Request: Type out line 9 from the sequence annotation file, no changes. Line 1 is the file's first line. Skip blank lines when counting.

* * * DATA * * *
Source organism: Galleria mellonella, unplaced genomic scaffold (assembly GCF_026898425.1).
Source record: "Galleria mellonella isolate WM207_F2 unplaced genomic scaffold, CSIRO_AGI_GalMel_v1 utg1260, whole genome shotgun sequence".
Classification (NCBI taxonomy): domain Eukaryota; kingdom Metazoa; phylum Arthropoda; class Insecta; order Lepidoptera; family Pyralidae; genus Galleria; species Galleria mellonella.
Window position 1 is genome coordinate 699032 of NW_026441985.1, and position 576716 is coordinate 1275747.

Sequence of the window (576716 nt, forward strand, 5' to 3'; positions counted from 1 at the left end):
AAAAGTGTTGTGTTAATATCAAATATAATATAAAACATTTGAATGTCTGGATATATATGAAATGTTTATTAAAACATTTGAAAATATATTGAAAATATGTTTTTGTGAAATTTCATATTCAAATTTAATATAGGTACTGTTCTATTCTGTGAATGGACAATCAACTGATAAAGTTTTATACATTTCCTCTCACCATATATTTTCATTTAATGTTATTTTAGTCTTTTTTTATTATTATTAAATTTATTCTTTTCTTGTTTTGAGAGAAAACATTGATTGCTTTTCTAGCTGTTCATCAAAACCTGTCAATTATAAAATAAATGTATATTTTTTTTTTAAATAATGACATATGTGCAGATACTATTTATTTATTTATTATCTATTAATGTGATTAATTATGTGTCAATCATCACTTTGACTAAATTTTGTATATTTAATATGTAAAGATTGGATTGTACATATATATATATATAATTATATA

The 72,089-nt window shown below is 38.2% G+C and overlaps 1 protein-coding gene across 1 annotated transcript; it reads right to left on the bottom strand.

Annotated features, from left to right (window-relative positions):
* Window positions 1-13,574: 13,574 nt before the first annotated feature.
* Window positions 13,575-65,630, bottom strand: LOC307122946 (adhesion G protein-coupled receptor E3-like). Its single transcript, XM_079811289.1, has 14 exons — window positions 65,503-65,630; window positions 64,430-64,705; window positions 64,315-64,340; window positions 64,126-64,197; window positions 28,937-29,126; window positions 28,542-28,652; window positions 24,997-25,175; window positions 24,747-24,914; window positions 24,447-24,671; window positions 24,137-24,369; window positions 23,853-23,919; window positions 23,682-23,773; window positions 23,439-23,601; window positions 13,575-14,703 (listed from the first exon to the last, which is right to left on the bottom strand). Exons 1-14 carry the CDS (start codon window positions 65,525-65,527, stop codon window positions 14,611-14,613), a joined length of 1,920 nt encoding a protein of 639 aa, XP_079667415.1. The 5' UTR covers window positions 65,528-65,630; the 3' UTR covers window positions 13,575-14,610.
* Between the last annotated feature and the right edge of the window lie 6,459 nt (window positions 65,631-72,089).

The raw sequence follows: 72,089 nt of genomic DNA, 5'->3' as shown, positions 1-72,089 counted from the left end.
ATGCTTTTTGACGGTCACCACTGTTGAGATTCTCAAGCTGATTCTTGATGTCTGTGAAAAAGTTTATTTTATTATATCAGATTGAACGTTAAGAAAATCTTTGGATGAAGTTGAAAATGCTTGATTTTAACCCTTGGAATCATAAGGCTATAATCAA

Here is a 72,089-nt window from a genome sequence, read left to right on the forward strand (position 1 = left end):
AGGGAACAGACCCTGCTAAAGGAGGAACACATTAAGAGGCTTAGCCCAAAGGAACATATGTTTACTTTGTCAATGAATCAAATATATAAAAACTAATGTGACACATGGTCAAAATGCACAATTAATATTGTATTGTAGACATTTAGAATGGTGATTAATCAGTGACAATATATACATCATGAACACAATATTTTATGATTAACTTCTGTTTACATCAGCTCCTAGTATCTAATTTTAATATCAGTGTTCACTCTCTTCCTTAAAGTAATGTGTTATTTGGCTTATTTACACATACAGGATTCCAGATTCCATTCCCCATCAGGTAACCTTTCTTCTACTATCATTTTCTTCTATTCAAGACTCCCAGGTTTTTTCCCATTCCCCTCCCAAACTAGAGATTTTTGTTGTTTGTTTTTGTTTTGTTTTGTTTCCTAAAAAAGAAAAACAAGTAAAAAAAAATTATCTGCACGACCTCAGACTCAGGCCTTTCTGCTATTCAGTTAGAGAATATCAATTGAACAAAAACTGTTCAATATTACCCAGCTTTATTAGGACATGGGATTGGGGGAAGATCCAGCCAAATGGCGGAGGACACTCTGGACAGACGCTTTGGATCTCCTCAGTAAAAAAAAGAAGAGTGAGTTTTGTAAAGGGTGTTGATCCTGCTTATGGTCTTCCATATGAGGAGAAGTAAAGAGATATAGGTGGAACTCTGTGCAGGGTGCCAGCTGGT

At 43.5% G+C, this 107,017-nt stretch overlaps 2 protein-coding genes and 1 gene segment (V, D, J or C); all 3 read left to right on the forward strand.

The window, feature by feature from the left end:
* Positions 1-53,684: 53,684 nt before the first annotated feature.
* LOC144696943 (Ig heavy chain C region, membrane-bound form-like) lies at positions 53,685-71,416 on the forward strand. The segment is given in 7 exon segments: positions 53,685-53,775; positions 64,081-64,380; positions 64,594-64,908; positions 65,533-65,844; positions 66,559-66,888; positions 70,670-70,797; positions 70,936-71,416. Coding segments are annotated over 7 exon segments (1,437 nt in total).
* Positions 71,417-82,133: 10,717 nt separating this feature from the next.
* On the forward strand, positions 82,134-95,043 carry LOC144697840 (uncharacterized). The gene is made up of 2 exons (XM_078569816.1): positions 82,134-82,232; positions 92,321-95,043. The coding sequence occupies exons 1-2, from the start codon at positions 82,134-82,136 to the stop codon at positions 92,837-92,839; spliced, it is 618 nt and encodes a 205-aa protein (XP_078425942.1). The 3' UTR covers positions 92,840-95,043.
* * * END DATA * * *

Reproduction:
* Window positions 1-13,574: 13,574 nt before the first annotated feature.